I Want a C-Section—Why Won't You Give Me One?

That may be changing, though. “In 20 years, I have seen a trend in this direction with more emphasis on patient autonomy, awareness around consent and discussion of process and choice,” says Suzanne Gilberg-Lenz, M.D. a board-certified ob-gyn and an advisor for Bodily. “Perhaps as women feel more partnership with their doctors and more empowered and less body shamed, they are asking more questions about the mode of delivery and feeling more able to voice their own expectations.” In her experience, women who request elective c-sections often have a history of trauma, a mood disorder or anxiety—all things that can add potentially harmful stress to a pregnancy.

We’re told that wanting an elective C-section is potentially dangerous—but what about the risks of going through a pregnancy that seems at odds with your mental health? “A planned cesarean in a controlled environment, while still being an abdominal surgery and carrying risks, is actually quite safe in the hands of an experienced and skilled obstetrical surgeon,” says Dr. Gilberg-Lenz. “Surgeries should never be undertaken lightly, but this is what informed consent is all about.” She finds that when she as a doctor is open to elective c-sections, it helps her patients feel heard. “It’s about creating safety and trust by listening to the patient, educating and supporting her through the process,” she says. “Most frequently, when I get requests for elective C-sections, they are abandoned later on because of the relationship that we have developed.”

Even with the support of a doctor, the stigma persists, whirring around in every phase of the pregnancy journey. “I felt very alone. My husband and I only told our parents and four very close friends about my choice. We told other people we’d had to schedule a C-section for medical reasons,” says Rachel Heston-Davis, a 36-year-old in Illinois. “I didn’t feel ashamed of my choice, but I knew I would get angry if people argued or made me defend this mental health decision, so it seemed easier not to poke the hornet’s nest.”

The Right to Choose

An obstetrician who’s willing to consider an ECS can change the experience for women with a fear of delivering vaginally. “As an anxiety sufferer, anything that overwhelms me physically and mentally can send me into a very dark place that is hard to recover from. I was afraid to get pregnant until my OB reassured me that she would okay a C-section for me,” says Heston-Davis. “The choice to elect for a C-section made a difference to literally every facet of my conception, pregnancy, and actual childbirth experience. If I’d spent my pregnancy anticipating vaginal delivery, I would have had frequent anxiety draining me on a daily basis. After that dark cloud of worry lifted, I became joyful about the thought of starting our family.”

If the power to choose an elective c-section would make a significant impact to your mental health, talk to your doctor. “If anxiety and fear of vaginal birth and labor cannot be assuaged, I believe that a scheduled elective Cesarean delivery at 39 weeks gestation is appropriate,” says Dr. McClellan. You’ll also want to consider the cost. “Not all insurers will cover the delivery if there is no ‘medical indication’ for the cesarean,” explains Giovannina Anthony, M.D., a practicing ob-gyn in Jackson, Wyoming. “My office checks with each patient’s insurer to verify coverage; and you can imagine if the patient is going to be out of pocket, this also can affect their decision.”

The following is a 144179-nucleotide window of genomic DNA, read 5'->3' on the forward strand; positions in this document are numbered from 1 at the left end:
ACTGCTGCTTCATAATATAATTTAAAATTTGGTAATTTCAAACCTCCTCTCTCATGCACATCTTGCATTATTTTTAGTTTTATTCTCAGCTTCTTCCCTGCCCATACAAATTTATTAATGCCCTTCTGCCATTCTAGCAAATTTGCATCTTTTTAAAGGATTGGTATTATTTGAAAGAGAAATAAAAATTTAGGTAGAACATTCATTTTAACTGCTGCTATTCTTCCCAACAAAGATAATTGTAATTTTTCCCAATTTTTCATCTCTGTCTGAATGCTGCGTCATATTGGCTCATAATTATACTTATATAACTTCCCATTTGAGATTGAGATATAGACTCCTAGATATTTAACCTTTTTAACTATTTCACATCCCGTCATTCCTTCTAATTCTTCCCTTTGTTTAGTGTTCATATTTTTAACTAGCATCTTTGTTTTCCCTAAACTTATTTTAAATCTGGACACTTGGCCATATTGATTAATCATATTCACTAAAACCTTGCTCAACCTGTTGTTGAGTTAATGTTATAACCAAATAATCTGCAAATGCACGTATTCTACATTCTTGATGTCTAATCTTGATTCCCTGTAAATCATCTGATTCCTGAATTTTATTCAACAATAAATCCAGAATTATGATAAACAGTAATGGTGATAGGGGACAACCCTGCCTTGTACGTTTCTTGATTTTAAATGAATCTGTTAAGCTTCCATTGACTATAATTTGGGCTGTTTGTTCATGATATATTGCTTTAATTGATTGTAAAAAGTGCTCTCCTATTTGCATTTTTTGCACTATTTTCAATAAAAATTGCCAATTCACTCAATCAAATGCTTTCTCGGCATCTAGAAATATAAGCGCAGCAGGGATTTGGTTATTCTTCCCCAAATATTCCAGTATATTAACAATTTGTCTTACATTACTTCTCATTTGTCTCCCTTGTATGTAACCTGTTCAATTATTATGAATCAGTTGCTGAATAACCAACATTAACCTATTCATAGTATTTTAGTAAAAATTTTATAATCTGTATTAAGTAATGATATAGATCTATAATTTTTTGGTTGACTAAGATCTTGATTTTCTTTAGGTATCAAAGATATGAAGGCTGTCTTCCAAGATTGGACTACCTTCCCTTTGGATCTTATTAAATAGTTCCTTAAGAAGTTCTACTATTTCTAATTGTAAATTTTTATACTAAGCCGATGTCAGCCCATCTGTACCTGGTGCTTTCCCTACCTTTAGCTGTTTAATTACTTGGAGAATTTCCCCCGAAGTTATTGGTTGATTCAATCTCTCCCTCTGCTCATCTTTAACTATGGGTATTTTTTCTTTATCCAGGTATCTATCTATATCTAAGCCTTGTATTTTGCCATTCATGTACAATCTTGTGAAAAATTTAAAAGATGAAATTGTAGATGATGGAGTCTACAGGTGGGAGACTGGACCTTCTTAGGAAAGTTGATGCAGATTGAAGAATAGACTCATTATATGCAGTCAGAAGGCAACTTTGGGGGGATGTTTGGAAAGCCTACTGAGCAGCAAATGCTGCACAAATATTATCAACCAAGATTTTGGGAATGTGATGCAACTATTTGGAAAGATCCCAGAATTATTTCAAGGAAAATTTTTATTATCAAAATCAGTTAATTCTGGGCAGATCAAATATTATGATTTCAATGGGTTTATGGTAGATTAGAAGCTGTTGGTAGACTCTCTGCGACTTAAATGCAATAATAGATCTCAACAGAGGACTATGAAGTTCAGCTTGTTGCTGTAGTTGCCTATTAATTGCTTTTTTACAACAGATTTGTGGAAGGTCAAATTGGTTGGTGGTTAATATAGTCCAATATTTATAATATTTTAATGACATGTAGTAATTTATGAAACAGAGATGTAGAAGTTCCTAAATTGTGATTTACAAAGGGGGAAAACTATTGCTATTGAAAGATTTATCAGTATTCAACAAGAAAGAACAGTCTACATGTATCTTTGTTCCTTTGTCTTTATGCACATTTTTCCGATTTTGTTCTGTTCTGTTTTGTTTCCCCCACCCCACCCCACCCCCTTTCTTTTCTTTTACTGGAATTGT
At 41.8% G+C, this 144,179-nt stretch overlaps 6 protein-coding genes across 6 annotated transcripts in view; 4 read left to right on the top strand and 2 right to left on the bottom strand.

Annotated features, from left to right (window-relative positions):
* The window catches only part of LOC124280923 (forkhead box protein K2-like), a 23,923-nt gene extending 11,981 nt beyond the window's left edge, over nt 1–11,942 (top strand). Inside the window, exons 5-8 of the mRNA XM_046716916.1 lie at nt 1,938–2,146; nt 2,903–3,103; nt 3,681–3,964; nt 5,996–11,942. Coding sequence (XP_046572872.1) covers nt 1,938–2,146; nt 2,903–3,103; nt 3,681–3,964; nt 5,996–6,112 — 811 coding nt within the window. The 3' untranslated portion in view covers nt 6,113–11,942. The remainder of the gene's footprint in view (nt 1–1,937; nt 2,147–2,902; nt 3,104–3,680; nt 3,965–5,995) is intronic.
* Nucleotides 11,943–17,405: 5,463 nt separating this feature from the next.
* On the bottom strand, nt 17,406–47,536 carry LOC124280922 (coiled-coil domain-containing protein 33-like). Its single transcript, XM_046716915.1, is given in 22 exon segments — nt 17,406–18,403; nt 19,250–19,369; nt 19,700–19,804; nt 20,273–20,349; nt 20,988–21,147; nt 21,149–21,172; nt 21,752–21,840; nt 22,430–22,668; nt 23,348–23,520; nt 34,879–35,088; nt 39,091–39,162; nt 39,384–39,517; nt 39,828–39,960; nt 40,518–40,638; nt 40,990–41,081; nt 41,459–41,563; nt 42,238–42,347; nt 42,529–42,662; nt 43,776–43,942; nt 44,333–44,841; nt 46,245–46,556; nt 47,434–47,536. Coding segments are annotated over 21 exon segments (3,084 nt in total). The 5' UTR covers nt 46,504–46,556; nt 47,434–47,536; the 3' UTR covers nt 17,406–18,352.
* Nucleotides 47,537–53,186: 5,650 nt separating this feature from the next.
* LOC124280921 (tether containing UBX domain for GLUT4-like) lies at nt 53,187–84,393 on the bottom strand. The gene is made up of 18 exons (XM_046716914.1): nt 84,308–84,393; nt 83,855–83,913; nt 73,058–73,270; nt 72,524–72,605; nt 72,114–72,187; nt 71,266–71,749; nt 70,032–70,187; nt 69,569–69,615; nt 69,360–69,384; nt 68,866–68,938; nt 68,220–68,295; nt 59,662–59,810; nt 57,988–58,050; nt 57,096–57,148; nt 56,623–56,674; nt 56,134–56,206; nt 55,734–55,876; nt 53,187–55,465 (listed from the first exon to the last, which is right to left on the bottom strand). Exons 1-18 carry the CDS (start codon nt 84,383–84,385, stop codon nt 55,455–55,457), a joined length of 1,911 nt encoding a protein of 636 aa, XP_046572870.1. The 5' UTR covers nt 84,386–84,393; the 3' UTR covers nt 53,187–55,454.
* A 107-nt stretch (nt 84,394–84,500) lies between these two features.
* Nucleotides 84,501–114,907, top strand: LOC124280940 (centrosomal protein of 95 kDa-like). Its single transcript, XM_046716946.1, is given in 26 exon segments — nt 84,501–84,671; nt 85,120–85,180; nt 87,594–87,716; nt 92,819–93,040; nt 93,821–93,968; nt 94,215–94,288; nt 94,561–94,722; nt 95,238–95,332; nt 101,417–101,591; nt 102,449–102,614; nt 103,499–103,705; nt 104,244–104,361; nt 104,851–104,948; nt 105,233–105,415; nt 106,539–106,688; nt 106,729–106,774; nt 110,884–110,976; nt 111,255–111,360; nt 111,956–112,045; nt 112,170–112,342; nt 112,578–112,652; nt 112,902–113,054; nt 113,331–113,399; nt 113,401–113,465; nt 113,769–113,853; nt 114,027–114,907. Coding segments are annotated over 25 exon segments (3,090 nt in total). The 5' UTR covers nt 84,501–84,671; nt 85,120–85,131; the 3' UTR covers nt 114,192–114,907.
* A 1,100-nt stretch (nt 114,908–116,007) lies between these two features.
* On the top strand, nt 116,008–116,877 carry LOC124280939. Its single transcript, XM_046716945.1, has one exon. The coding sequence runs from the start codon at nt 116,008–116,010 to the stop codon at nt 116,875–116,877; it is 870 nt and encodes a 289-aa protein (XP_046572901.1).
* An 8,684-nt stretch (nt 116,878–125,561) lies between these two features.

Ultimately, it’s about having the power to make that decision.

“Having the choice [for a C-section] gave me the freedom to accurately evaluate what I could handle when the moment arrived,” shares Rachel, who ended up delivering vaginally by choice. “My labor happened to move fast, my epidural happened to be extremely effective, and these two things made labor much less frightening than I anticipated. But if I’d felt like I was fighting the doctors and nurses to have my wishes respected, I couldn’t have taken that step back to realize that I was actually prepared for vaginal birth.”

Finding the courage to go against the grain, putting in the time to research the pros and cons, and finding a physician who supports you are all important pieces for women. They certainly were for me. By the 39-week check-up my husband and I sat in the exam room with my ob-gyn and we picked a date for the elective C-section. We would meet again to discuss and plan for the surgery, my doctor said. I cleared my throat and felt the crisp air of the room pierce my nostrils. Emboldened, I said, “okay, I like that. And if I go into labor this week I feel good about trying to deliver vaginally.”

Which is exactly what I did. All I really needed it seemed, was the option. To feel that in the midst of a long and mentally challenging pregnancy I had some power in the matter. That and an epidural.

Rebecca Brown is a writer and editor in San Francisco covering fashion and wellness. Follow her on Instagram @rebecca_n_sf or find her memoir, Stop, Drop, and Panic … and Other Things Mom Taught Me on Amazon.

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